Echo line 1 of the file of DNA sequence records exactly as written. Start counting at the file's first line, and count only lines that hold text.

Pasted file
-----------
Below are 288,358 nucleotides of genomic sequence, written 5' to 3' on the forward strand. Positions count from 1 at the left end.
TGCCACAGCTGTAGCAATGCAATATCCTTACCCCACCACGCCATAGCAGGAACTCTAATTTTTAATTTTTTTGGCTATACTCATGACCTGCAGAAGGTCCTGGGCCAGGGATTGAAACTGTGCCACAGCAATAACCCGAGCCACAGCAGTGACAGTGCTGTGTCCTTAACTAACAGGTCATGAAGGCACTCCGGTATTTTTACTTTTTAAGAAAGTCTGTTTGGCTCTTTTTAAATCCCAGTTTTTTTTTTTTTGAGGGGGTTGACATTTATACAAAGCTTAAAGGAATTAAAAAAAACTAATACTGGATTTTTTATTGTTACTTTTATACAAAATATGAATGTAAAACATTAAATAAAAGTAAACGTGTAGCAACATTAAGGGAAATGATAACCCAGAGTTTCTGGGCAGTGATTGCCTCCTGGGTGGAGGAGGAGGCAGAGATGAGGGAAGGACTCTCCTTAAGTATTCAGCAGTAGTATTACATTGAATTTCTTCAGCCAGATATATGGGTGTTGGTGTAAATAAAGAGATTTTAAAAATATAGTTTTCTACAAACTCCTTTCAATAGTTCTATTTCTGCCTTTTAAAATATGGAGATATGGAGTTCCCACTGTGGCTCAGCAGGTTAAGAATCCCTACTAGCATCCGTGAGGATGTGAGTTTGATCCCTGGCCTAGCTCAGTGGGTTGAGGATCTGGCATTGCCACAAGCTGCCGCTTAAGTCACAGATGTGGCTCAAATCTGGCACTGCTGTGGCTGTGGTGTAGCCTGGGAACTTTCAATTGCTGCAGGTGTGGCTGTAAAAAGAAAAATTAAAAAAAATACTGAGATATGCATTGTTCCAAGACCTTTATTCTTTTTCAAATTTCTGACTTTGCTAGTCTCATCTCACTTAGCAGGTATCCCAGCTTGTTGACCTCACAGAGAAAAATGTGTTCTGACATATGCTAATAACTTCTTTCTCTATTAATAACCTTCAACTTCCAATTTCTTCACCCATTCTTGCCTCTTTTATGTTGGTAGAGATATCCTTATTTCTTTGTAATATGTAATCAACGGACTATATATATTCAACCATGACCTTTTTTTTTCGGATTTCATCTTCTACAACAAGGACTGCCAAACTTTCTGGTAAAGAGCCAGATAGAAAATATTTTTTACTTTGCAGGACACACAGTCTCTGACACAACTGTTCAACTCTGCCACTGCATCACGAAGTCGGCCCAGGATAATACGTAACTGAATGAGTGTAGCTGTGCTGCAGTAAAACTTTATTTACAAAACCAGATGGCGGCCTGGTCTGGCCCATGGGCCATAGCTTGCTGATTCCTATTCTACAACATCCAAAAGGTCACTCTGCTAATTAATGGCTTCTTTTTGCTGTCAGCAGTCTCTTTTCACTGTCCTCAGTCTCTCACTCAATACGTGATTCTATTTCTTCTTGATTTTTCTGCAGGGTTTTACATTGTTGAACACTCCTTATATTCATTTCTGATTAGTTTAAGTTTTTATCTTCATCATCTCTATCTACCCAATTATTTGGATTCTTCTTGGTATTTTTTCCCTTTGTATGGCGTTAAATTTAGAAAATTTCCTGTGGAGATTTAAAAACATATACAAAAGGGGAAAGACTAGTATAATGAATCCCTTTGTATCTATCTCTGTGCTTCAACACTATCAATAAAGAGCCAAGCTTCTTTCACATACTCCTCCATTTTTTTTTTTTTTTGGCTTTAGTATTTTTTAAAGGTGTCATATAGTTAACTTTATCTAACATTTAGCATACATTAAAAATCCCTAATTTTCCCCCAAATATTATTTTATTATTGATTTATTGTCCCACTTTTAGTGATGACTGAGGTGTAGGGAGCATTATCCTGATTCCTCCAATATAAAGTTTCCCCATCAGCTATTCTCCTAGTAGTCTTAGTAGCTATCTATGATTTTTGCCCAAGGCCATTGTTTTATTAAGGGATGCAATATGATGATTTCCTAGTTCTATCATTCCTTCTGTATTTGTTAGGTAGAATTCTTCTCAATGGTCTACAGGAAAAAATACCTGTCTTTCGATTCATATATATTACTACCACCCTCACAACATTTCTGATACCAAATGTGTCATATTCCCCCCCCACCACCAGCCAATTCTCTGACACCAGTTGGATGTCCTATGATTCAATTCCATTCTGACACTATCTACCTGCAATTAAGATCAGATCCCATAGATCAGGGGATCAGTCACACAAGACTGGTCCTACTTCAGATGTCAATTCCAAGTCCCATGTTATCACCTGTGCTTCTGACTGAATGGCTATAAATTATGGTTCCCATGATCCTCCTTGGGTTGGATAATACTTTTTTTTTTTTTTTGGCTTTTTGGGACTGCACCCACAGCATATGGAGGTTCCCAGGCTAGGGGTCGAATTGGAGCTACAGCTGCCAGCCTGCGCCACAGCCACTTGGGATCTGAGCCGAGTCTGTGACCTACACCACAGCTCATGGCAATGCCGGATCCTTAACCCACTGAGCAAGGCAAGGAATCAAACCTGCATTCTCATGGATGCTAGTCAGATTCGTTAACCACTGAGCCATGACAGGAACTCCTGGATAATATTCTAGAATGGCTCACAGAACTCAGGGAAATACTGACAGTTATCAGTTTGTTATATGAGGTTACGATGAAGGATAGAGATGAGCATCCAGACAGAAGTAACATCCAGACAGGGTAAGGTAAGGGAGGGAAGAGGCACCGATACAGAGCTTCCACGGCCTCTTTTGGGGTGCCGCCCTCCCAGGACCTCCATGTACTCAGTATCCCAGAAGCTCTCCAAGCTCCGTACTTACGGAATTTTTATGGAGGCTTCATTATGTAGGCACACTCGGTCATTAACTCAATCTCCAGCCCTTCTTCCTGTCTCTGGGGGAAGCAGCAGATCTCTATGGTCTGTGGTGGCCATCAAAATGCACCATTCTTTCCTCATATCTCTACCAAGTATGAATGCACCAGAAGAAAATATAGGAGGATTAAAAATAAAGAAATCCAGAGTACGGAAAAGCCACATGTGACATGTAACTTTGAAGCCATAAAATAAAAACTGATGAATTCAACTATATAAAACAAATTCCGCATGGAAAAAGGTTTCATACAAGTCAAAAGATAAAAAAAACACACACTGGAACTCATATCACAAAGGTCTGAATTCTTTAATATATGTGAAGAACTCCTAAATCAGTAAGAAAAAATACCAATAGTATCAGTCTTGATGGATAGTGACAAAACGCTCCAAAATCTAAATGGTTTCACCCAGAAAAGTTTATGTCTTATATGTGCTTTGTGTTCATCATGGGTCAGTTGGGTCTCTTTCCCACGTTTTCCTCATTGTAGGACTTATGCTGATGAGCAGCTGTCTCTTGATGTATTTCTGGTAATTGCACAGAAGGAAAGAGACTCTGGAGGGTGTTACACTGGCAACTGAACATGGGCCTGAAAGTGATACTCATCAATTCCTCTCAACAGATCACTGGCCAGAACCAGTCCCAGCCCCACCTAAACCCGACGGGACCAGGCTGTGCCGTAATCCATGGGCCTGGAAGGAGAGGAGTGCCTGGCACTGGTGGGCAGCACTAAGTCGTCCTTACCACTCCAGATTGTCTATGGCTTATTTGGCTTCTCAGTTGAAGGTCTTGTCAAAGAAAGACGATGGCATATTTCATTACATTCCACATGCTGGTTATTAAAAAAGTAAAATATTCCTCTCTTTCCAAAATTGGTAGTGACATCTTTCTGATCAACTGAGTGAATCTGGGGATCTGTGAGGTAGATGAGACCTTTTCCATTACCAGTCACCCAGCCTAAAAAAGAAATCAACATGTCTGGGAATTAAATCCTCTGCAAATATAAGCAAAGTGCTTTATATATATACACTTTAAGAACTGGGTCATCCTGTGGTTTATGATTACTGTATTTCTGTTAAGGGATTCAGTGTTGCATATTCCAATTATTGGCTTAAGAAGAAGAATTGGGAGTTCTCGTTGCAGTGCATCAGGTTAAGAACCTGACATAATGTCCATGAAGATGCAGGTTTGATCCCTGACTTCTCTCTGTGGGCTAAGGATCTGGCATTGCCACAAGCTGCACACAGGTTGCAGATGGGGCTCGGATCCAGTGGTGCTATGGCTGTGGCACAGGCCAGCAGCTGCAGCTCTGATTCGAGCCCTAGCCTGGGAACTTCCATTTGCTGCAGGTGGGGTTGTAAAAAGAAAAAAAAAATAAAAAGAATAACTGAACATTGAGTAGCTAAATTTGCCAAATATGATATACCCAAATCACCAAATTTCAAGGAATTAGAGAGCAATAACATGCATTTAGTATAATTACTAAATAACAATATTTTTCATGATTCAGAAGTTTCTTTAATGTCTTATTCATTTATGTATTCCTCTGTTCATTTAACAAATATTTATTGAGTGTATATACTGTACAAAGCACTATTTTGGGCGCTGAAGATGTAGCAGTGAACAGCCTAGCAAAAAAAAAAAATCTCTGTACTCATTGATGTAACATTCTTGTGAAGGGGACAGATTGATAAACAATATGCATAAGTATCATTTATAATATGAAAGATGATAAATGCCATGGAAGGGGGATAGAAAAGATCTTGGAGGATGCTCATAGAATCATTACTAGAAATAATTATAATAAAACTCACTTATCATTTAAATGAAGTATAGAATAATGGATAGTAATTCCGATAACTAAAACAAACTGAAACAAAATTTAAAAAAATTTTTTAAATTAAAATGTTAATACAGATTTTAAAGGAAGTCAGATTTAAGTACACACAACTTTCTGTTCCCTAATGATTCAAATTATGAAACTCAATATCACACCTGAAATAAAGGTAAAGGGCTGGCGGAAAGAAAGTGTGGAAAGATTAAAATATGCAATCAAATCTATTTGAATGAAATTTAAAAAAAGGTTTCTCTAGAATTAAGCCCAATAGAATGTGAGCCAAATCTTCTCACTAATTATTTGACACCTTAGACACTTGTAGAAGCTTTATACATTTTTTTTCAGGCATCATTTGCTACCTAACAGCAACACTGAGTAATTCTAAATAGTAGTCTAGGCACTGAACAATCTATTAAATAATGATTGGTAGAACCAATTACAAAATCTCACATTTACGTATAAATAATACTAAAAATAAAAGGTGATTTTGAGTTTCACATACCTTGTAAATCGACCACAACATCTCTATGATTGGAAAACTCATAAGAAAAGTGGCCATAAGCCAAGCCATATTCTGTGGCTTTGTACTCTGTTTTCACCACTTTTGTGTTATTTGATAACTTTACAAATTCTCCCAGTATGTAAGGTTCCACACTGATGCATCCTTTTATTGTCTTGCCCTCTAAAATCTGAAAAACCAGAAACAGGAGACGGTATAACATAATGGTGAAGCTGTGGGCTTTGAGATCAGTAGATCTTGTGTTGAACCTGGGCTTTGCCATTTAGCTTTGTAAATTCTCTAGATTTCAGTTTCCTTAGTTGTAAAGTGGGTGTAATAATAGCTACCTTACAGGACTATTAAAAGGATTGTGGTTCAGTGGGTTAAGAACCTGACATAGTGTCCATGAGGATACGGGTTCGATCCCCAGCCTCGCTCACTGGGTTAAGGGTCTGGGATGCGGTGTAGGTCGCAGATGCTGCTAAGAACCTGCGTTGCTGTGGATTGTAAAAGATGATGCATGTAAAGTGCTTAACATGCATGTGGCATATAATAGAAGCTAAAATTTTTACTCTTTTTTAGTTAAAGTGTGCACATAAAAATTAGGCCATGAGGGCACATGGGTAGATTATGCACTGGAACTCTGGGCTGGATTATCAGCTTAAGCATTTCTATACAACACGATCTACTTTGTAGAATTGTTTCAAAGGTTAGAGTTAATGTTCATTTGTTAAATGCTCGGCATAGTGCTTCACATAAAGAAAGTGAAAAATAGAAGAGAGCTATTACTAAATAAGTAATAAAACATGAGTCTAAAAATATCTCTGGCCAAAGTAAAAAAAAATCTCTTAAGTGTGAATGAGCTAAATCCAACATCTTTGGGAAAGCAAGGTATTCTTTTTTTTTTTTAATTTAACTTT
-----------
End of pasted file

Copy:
Below are 288,358 nucleotides of genomic sequence, written 5' to 3' on the forward strand. Positions count from 1 at the left end.